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In our basement we have a metal double socket which I believe is wired directly into the Consumer Unit. We currently have these plugged in.

  • fridge (750W, 4A max)
  • washing machine (2400W, 11A max)

All works fine.

I now want to add 3 extra sockets:

  • Tumble Dryer (2600W, 12A max)
  • double socket above worktop for...
    • hoover, iron, etc

So increasing from two sockets to 5.

Qu 1: What is the best way to extend the existing double socket to add 3 extra sockets.

Current criteria:

  • I am in the UK, so 230V AC.
  • Running the washer machine, tumble dryer and iron all at once, would draw about 10A each, so hit the 30A limit, but that's probably likely all will draw that much at exactly the same time.
  • I assume the ring main has a breaker of 30A (which I need to double check).

Assumptions:

  • I can't use a spur from existing socket as this will pull too much current.
  • It sounds better to continue this as a ring main rather than a radial circuit.
  • Using a double socket for washer/dryer isn't great as they don't deal well with 20A+.
  • Each major applicance would plug into a switchless single 13A socket.
  • Each switchless socket would then connect into a 13A switch (above the worktop).

Qu 2: Can I just connect the 3 x 13A switches in parallel from the existing wires coming from the consumer unit?

Qu 3: I presume if I want a normal double plug/switch (above the worktop), I can add this in parallel as well.

Qu 4: Presume makes these changes will need me to get an electrician to certify it (even if I do the work myself)

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Qu 1: What is the best way to extend the existing double socket to add 3 extra sockets.

You want to increase the total load from 15A to >27A.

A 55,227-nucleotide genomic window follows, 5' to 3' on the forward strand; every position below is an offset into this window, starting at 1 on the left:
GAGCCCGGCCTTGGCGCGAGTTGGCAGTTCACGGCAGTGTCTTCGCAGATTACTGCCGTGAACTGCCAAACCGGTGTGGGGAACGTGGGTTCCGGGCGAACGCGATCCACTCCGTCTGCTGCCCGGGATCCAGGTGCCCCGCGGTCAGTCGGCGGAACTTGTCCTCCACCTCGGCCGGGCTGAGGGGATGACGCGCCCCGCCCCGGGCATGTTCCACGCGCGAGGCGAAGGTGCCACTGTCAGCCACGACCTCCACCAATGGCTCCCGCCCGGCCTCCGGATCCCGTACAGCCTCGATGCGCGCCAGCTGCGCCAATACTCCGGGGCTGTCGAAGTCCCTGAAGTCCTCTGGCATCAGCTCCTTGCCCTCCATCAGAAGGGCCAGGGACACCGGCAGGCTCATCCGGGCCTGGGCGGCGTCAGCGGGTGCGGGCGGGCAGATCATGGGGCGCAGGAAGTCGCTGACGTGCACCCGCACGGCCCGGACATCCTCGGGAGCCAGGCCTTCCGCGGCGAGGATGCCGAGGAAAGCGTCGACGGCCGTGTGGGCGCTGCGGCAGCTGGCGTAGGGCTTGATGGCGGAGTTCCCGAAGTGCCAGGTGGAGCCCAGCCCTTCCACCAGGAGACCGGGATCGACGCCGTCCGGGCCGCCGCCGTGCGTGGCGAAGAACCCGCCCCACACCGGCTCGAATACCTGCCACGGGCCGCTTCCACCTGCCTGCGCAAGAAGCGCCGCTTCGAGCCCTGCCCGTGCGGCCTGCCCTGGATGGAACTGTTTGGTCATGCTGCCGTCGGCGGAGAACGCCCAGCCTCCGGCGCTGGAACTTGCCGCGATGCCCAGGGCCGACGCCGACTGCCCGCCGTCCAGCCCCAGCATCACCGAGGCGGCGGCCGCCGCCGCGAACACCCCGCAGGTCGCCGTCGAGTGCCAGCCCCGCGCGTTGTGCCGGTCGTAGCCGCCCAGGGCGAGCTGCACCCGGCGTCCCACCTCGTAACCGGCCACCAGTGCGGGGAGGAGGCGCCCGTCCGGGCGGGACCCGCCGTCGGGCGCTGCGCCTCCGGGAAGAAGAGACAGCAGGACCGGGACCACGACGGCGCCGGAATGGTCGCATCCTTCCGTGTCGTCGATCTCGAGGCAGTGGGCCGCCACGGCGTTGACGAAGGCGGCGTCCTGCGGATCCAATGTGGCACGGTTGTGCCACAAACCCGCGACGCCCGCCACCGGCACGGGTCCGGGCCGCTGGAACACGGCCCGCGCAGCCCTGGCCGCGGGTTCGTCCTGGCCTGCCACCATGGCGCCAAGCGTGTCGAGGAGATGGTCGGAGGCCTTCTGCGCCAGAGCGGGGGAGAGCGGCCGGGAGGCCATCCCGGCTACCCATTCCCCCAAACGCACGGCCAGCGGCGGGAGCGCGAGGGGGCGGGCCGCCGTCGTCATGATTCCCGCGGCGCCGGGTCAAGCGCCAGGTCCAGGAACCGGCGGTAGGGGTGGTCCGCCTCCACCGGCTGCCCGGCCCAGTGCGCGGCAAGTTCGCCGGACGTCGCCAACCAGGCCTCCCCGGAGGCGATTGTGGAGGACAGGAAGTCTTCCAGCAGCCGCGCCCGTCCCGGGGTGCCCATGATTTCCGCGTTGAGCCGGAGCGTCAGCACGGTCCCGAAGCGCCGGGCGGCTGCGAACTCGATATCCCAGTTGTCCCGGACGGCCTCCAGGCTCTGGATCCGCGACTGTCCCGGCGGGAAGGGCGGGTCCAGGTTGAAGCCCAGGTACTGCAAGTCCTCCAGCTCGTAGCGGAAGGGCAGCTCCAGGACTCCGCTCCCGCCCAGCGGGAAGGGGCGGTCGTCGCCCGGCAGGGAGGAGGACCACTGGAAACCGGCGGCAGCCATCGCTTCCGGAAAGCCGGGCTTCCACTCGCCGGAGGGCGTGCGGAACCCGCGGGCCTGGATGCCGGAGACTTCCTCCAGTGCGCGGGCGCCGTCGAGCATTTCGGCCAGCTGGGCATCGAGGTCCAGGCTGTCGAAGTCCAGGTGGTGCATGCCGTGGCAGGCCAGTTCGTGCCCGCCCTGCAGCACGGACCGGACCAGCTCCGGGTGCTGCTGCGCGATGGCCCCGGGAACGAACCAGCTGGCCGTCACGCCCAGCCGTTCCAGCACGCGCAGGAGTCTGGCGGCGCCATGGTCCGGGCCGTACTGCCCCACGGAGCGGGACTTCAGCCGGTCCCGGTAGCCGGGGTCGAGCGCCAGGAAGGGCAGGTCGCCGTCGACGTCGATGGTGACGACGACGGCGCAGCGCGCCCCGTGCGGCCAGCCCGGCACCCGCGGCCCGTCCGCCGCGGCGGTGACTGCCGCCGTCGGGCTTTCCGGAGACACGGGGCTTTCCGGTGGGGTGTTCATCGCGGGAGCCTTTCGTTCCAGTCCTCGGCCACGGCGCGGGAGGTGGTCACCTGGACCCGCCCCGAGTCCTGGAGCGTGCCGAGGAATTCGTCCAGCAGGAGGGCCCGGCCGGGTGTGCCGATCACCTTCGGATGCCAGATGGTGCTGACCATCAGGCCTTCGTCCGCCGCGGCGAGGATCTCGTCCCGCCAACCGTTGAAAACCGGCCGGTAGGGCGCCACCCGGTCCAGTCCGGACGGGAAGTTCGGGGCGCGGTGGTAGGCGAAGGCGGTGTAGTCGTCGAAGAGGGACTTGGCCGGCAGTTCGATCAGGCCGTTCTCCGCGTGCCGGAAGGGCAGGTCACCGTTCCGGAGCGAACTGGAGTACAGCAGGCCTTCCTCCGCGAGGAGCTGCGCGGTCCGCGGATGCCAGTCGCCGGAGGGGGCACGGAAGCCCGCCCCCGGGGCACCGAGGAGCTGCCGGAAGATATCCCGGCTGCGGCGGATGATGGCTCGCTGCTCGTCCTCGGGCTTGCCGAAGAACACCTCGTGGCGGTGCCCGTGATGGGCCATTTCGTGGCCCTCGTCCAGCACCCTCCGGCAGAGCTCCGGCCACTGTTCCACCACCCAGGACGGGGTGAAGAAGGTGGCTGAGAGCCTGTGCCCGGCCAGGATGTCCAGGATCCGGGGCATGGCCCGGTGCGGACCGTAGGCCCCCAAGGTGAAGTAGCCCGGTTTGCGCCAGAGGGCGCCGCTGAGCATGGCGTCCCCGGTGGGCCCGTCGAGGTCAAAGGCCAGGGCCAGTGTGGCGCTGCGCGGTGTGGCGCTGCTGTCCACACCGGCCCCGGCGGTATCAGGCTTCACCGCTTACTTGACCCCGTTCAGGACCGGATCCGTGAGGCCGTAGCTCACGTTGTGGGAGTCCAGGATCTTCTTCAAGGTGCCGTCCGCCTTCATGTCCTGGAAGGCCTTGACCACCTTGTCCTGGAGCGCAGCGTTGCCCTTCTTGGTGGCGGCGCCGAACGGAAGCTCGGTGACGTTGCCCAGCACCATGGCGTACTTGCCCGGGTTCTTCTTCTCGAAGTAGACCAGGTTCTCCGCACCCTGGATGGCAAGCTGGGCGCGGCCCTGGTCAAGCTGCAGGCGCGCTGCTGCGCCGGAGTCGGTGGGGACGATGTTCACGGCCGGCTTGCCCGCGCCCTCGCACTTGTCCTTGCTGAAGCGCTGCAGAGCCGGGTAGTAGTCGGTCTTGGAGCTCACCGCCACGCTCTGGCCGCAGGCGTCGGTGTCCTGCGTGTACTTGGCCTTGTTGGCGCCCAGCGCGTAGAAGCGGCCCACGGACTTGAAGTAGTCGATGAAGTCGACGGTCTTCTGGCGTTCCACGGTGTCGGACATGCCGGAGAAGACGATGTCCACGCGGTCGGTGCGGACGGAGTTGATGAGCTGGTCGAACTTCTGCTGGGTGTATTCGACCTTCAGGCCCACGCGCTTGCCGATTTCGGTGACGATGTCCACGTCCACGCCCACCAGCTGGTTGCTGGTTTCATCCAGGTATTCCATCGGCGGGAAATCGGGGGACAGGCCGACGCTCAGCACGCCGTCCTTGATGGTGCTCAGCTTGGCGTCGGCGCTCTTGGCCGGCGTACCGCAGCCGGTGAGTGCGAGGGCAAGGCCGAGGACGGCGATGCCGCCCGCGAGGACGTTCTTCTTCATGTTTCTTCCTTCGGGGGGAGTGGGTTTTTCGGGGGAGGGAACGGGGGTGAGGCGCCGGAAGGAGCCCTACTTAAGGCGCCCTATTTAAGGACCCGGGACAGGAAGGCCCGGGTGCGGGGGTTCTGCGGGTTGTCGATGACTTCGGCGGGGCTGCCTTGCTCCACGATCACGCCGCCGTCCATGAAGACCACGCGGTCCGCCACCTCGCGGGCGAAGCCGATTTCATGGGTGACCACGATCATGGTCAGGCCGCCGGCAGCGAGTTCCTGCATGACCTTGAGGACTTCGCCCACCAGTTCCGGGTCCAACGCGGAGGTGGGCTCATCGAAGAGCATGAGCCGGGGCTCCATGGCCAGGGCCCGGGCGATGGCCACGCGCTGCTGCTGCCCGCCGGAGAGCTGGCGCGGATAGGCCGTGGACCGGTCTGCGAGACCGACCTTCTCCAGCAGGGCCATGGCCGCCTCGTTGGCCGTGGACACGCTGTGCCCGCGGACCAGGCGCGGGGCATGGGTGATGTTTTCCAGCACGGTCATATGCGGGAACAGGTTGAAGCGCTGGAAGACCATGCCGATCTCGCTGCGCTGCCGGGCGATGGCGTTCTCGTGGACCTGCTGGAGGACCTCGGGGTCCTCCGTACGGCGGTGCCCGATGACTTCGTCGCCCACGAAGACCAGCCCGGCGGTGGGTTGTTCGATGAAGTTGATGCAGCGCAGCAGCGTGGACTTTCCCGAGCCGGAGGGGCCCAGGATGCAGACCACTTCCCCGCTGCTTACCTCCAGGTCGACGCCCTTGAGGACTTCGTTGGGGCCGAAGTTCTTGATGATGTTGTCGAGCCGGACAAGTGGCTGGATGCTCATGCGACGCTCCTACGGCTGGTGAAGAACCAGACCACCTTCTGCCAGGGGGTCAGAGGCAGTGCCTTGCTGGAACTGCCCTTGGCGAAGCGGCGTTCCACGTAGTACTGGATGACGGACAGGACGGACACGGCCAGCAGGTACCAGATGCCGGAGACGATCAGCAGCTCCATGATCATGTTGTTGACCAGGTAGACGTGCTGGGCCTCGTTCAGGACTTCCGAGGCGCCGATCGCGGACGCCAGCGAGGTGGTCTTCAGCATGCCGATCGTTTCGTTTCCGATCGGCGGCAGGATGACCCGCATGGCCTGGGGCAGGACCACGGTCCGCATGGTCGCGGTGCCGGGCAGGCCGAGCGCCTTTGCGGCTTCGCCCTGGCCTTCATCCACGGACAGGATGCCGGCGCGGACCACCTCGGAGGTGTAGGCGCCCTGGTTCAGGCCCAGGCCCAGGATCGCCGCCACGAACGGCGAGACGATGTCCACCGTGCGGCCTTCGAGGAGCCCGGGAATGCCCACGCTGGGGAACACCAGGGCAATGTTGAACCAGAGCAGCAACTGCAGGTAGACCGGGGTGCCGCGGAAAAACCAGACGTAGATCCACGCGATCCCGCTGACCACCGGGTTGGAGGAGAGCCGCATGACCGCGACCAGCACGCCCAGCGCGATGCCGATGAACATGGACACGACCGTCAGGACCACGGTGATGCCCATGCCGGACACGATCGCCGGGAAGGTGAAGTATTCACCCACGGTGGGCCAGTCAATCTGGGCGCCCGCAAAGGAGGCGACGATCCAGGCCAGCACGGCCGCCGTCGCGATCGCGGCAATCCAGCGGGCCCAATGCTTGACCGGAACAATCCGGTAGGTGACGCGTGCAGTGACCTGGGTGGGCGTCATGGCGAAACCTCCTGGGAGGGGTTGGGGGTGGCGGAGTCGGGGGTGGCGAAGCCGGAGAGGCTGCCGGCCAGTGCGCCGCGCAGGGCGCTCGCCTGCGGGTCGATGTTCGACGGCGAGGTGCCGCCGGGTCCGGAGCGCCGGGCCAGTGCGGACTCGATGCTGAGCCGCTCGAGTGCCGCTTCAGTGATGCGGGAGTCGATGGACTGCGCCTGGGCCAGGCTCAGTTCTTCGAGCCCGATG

You probably don't want the breaker tripping if you, for example, run the washer and dryer at the same time.

If the existing circuit is really a radial circuit with a dedicated breaker in the CU you will need to check

  • The breaker rating
  • The wire diameter.

If the wire diameter is small, you cannot increase the breaker rating without first replacing the wiring with a suitably sized new circuit. Under UK regs I believe you should get an electrician to do this work.

I can't use a spur from existing socket as this will pull too much current.

It depends what you plug in. The breaker should protect the circuit.

It sounds better to continue this as a ring main rather than a radial circuit.

Ring mains are typically 32A but I don't see creating a ring main as easier than upgrading a radial circuit.

Using a double socket for washer/dryer isn't great as they don't deal well with 20A+.

So long as the circuit is properly constructed, you should be fine. I certainly run those two appliances from a double socket.

Qu 2: Can I just connect the 3 x 13A switches in parallel from the existing wires coming from the consumer unit?

You should draw a diagram of your intended circuit. You don't wire switches in parallel. I guess you mean something different but you need to be clear.

You may be over-complicating things here. You can use normal switched sockets (even though inaccessible with appliances in place) and when necessary, just isolate the whole circuit using the switch on the breaker.

Qu 3: I presume if I want a normal double plug/switch (above the worktop), I can add this in parallel as well.

Yes.

Qu 4: Presume makes these changes will need me to get an electrician to certify it (even if I do the work myself)

As I understand part P, You can extend an existing circuit but you need an electrician to certify it if you create a new circuit. It might be no cheaper than paying an electrician to do the work themselves.

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